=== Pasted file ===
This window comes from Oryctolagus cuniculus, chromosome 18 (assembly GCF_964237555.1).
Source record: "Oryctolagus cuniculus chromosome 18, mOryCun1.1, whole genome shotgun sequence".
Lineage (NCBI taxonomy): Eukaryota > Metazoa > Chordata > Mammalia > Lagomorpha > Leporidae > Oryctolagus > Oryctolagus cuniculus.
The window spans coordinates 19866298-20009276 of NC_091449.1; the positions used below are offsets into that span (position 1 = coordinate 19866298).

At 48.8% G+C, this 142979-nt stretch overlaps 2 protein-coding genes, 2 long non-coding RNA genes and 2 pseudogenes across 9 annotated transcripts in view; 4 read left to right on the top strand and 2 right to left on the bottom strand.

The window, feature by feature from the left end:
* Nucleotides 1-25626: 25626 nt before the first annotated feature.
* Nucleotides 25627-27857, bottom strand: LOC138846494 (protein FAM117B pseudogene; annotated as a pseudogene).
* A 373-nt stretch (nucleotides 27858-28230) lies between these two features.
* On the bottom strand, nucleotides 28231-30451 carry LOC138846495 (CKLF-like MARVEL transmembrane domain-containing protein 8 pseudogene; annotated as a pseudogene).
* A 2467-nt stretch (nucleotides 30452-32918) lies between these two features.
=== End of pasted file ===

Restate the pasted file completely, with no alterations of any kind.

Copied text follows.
This window comes from Oryctolagus cuniculus, chromosome 18 (assembly GCF_964237555.1).
Source record: "Oryctolagus cuniculus chromosome 18, mOryCun1.1, whole genome shotgun sequence".
Lineage (NCBI taxonomy): Eukaryota > Metazoa > Chordata > Mammalia > Lagomorpha > Leporidae > Oryctolagus > Oryctolagus cuniculus.
The window spans coordinates 19866298-20009276 of NC_091449.1; the positions used below are offsets into that span (position 1 = coordinate 19866298).

At 48.8% G+C, this 142979-nt stretch overlaps 2 protein-coding genes, 2 long non-coding RNA genes and 2 pseudogenes across 9 annotated transcripts in view; 4 read left to right on the top strand and 2 right to left on the bottom strand.

The window, feature by feature from the left end:
* Nucleotides 1-25626: 25626 nt before the first annotated feature.
* Nucleotides 25627-27857, bottom strand: LOC138846494 (protein FAM117B pseudogene; annotated as a pseudogene).
* A 373-nt stretch (nucleotides 27858-28230) lies between these two features.
* On the bottom strand, nucleotides 28231-30451 carry LOC138846495 (CKLF-like MARVEL transmembrane domain-containing protein 8 pseudogene; annotated as a pseudogene).
* A 2467-nt stretch (nucleotides 30452-32918) lies between these two features.